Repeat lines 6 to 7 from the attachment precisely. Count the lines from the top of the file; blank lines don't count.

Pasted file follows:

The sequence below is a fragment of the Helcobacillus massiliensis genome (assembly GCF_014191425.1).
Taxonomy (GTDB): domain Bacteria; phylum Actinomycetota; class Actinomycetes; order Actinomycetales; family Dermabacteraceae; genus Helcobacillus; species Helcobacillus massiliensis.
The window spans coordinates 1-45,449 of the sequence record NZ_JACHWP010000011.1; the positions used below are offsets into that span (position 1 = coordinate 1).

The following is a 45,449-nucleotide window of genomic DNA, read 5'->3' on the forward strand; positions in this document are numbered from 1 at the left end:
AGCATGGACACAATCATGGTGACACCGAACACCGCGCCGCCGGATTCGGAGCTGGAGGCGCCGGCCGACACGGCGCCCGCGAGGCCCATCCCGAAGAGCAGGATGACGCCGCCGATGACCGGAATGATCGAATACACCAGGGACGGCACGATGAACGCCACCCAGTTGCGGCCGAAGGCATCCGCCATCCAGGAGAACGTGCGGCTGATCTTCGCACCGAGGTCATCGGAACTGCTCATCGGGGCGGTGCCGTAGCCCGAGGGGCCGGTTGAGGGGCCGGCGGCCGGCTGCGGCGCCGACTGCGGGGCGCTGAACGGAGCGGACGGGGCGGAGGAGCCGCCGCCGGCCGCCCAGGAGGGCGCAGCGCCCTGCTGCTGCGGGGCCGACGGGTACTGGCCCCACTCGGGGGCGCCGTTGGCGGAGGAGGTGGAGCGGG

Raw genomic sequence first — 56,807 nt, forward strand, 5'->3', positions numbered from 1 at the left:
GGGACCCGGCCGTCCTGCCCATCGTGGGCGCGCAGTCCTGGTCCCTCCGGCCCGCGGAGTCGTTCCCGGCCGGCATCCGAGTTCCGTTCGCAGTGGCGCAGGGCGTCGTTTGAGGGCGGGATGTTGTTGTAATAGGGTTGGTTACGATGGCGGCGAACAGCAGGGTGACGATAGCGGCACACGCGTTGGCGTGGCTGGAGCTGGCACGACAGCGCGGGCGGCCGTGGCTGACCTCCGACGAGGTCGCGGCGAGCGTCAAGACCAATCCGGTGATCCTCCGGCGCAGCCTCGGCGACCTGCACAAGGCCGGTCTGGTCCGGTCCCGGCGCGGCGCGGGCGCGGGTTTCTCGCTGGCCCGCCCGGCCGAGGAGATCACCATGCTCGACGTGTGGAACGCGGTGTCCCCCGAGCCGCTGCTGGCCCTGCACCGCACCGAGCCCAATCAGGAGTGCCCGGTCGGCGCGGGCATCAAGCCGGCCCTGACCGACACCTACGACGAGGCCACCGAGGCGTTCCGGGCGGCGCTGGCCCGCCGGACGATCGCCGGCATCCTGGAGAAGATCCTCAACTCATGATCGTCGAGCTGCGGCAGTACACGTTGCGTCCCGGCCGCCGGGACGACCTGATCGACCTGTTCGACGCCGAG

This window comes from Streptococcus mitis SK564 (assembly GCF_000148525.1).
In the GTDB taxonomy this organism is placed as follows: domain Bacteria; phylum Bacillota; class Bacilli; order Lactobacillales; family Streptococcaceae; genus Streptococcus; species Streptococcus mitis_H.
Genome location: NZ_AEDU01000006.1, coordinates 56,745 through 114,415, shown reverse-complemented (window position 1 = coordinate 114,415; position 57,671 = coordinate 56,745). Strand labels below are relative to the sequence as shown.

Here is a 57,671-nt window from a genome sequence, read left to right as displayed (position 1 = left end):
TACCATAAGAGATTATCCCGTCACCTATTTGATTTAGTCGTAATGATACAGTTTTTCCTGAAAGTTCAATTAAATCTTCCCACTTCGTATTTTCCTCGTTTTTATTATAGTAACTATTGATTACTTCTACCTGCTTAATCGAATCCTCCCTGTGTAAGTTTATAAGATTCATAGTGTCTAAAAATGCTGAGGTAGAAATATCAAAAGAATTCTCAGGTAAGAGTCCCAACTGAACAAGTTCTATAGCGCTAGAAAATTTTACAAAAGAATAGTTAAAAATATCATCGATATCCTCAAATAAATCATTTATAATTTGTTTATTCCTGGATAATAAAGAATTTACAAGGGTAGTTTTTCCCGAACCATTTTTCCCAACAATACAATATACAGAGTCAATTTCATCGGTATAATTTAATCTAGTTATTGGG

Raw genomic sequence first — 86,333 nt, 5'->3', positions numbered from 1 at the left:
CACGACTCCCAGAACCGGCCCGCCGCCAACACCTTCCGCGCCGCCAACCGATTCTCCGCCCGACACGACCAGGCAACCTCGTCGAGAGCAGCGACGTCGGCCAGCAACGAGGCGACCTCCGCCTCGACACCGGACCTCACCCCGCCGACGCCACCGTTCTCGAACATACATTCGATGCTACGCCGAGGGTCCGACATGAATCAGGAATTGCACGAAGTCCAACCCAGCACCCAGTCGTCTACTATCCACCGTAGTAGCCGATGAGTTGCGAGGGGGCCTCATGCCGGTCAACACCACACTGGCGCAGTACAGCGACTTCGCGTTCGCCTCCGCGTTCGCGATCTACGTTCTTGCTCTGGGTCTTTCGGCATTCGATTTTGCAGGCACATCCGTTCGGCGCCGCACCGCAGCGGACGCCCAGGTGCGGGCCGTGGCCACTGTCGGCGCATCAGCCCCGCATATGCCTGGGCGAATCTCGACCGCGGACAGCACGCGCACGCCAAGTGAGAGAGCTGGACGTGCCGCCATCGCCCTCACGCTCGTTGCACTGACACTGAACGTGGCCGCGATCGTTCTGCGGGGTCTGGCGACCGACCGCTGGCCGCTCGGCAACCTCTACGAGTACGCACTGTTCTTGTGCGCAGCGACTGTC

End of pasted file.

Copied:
Raw genomic sequence first — 56,807 nt, forward strand, 5'->3', positions numbered from 1 at the left:
GGGACCCGGCCGTCCTGCCCATCGTGGGCGCGCAGTCCTGGTCCCTCCGGCCCGCGGAGTCGTTCCCGGCCGGCATCCGAGTTCCGTTCGCAGTGGCGCAGGGCGTCGTTTGAGGGCGGGATGTTGTTGTAATAGGGTTGGTTACGATGGCGGCGAACAGCAGGGTGACGATAGCGGCACACGCGTTGGCGTGGCTGGAGCTGGCACGACAGCGCGGGCGGCCGTGGCTGACCTCCGACGAGGTCGCGGCGAGCGTCAAGACCAATCCGGTGATCCTCCGGCGCAGCCTCGGCGACCTGCACAAGGCCGGTCTGGTCCGGTCCCGGCGCGGCGCGGGCGCGGGTTTCTCGCTGGCCCGCCCGGCCGAGGAGATCACCATGCTCGACGTGTGGAACGCGGTGTCCCCCGAGCCGCTGCTGGCCCTGCACCGCACCGAGCCCAATCAGGAGTGCCCGGTCGGCGCGGGCATCAAGCCGGCCCTGACCGACACCTACGACGAGGCCACCGAGGCGTTCCGGGCGGCGCTGGCCCGCCGGACGATCGCCGGCATCCTGGAGAAGATCCTCAACTCATGATCGTCGAGCTGCGGCAGTACACGTTGCGTCCCGGCCGCCGGGACGACCTGATCGACCTGTTCGACGCCGAG